Friday, December 18, 2009

The other "B" word

Bureaucracy is a beast and a burden.

Bureaucracy is even hard to spell (I always have to google it), so naturally it is even more complicated to be embroiled in. Now that we have decided to move back to Chile, we are just starting those pesky little issues of paperwork, that we now fully admit, we should have done years ago—like register our marriage (so that it is recognized by Chile).

Though we have a Chilean Consulate a 2.5 hour drive from us, from what we have gathered, we are supposed to register the marriage in the consulate that has jurisdiction over the state where we got married (which is San Francisco since we got married in Oregon). That, of course, started a panic—how can we pay for an unplanned trip? do we both go or just one (depends on how we want to register the marriage)? What to do with the kids?

Dealing with that panic, we discovered that the document we were given when we got married, is purely ornamental… not an official legal document. So I had to figure out how to get a copy of our legal marriage license.

I asked one woman if we could just register it in Chile, she said yes. When I asked another woman she said it can’t be done in Chile. Of course, to get my visa, apparently we have to do it anyway, so that’s that.

We also have to register the kids, so that they can officially be considered Chilean. Since the kids were born in Texas, we have to register them at the consulate here. Though it is not standard practice, the consulate here offered to let us sign for our marriage registration and then dispatch it to SF, if I could get the consulate in SF to agree to accept it. (We have to show them our marriage license anyway to register the kids.) The woman in SF told me (very curtly and unhappily) that it should not be done that way but that if I could arrange it with the consulate here, then so be it.

It is going to take months...

I have to start gathering my own Visa-required documents, such as an FBI background check which required me going to the Department of Public Safety and getting my fingerprints taken. Good times… especially with two kids running around.

Plus I had to take G in to her 4-year well-check. She was so excited that she got to go to the Doctor because she hasn’t gone in a long time, but always comes when I take Nico. She had to get a couple booster shots. She hadn’t had a shot in probably two years, so though I told her it would hurt a lot, like a bee sting, she was totally unprepared for the pain. She was so pissed!...and proceeded to shriek like a banshee for a good while. It was much worse than getting shots for a younger one—they are so much more easily distracted by cheap toys, or juice, or oh, look! Goldfish! G was just furious! Now she keeps saying that she doesn’t want to go the Doctor any more.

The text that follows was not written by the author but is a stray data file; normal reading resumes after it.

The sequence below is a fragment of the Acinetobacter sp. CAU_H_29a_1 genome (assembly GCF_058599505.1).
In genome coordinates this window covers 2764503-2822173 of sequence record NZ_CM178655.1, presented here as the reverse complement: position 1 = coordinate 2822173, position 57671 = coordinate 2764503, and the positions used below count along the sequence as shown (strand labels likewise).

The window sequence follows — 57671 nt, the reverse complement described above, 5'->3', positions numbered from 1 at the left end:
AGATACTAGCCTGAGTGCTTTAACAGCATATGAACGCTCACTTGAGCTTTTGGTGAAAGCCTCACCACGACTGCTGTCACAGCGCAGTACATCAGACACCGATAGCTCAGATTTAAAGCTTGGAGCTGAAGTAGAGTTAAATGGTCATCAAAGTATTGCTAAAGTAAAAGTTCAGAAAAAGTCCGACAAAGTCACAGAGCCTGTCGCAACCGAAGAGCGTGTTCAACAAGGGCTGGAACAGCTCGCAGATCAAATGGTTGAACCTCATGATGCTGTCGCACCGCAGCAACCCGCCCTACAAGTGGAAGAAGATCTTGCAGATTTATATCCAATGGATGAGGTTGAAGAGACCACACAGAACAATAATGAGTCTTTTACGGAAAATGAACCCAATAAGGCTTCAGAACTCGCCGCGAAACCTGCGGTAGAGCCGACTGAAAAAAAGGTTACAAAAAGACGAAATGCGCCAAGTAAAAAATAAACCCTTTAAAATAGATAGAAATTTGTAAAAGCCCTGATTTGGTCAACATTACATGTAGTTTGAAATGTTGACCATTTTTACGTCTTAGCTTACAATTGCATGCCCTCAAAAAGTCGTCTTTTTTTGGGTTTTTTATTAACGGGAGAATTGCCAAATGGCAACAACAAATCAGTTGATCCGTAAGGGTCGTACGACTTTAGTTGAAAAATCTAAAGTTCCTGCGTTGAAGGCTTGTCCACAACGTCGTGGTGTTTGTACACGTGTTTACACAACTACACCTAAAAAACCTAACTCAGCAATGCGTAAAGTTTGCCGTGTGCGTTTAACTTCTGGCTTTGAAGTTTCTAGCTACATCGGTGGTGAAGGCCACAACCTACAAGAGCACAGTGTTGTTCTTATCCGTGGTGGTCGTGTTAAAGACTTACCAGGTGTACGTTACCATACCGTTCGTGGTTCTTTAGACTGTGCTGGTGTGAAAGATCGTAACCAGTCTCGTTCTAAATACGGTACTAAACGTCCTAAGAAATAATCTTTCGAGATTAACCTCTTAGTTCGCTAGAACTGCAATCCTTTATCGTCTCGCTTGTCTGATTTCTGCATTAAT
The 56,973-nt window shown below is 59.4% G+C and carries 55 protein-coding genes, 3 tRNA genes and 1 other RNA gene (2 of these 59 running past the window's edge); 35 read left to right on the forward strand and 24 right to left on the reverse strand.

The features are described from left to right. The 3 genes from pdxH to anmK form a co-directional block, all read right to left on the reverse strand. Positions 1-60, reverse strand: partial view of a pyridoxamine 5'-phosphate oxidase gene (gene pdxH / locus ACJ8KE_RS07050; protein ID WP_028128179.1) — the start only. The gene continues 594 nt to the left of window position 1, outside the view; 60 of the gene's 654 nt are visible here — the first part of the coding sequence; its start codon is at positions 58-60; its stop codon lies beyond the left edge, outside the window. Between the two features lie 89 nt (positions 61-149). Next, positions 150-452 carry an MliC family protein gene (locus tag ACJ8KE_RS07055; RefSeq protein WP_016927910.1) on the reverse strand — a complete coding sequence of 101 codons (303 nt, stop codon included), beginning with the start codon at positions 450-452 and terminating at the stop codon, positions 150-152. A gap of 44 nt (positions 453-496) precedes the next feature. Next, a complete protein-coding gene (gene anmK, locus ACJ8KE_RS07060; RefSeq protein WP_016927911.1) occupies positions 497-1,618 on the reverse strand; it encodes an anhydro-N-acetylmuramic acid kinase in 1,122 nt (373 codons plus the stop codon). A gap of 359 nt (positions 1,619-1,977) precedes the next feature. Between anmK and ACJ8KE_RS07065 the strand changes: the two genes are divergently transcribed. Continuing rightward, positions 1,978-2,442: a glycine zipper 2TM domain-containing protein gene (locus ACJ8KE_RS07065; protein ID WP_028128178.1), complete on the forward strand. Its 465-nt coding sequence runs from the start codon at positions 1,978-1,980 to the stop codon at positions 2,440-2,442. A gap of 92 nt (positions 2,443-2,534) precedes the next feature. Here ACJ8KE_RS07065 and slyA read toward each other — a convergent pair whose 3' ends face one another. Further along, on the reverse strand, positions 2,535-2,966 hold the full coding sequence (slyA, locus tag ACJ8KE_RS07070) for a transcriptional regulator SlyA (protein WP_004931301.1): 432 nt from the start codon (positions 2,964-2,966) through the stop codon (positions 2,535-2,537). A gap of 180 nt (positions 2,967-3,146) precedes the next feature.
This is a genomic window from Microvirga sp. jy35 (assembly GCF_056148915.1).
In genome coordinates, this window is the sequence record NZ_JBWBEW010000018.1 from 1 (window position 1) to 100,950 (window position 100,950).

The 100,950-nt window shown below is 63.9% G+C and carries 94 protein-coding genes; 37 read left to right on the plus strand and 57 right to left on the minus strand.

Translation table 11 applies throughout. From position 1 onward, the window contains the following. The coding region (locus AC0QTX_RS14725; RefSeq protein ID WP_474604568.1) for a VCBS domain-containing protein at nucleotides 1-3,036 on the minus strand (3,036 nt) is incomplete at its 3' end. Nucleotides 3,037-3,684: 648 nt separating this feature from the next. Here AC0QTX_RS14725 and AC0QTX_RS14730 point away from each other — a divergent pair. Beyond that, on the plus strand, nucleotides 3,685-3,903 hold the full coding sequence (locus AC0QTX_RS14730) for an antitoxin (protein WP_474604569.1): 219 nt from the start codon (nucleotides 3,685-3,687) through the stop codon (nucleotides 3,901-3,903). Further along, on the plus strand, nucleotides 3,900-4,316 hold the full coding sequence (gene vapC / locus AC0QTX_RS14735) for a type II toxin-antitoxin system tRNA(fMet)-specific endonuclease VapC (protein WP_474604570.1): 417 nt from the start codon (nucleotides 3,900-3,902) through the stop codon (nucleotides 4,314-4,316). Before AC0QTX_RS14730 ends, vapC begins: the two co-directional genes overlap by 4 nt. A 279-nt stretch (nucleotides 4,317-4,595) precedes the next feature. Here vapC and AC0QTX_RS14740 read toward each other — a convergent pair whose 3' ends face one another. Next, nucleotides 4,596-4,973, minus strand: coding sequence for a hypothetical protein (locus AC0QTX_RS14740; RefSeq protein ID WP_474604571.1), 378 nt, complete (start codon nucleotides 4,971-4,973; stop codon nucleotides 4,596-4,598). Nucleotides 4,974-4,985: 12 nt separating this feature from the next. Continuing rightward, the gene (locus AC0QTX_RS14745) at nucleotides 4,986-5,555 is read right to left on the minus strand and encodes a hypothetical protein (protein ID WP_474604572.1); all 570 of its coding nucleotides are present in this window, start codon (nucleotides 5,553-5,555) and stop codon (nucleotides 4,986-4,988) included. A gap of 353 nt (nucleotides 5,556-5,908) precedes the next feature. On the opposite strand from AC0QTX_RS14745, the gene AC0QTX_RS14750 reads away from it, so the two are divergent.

mosey along said...

Oh my. Two things that make me all twitchy with stress - immigration bureaucracy, and shots.

Hubby and I became U.S. citizens last year and I tell you it is the biggest relief in the world to have 14 years of paperwork (applying for visa, renewing visa, applying for greencards, getting shots, applying for citizenship, endless trips to the passport photo office.....)
I just applied for Sweetpea's Canadian citizenship and it brought it all back.

And on another note, one thing I've found that works with my daughter regarding shots, is if she brings one of her stuffies and the nurse gives the stuffy the shot first. It seemed to calm her right down the last two times!

Good luck with it all! And hey, if you DO end up needing to come to San Francisco - I've got a spare bedroom for you!

Katy said...

Uff I feel for you. Visa paperwork is just the most soul destroying thing. Just imagine the relief when its all over! O recently got his visa for Australia and I can't tell you the joy not to ever have to deal with Aussie immigration again! And can I ask - does marriage to a Chilean make you eligible for a permanent Chilean visa? (Not that O and I have any intention of settling here permanently, but we'll be married next year and I guess its worth knowing the options. Saves doing border runs to Argentina every three months anyway.)

Danielle said...

Both sound like a big pain! Good luck to you. Will you still update your blog in Chile?

margaret said...

Uggh! I hate paperwork... but then...who doesn't! Good luck with it all... and just remember that you've already got a group of blogging gringas ready and waiting with pisco sours at the airport!

Annje said...

Mosey--that's a lovely offer, I'll keep you in mind. I thought of you actually when that came up--that we could go get the cup of coffee/glass of wine we always mention--which will happen sometime-somewhere. Will Sweetpea have triple citizenship? What a world traveler at 6 huh?

katy--I believe it does make you eligible for the permanenty visa, but I am not sure if you still have to do the one-year temporary resident visa first. But getting married in Chile, would probably make it easier in some ways for you.

Danielle--I will definitely keep blogging--though I may complain a bit more ;-)

Margaret--I love knowing that you gringas are there. I might need that pisco sour at the airport--I will be a frazzled mess.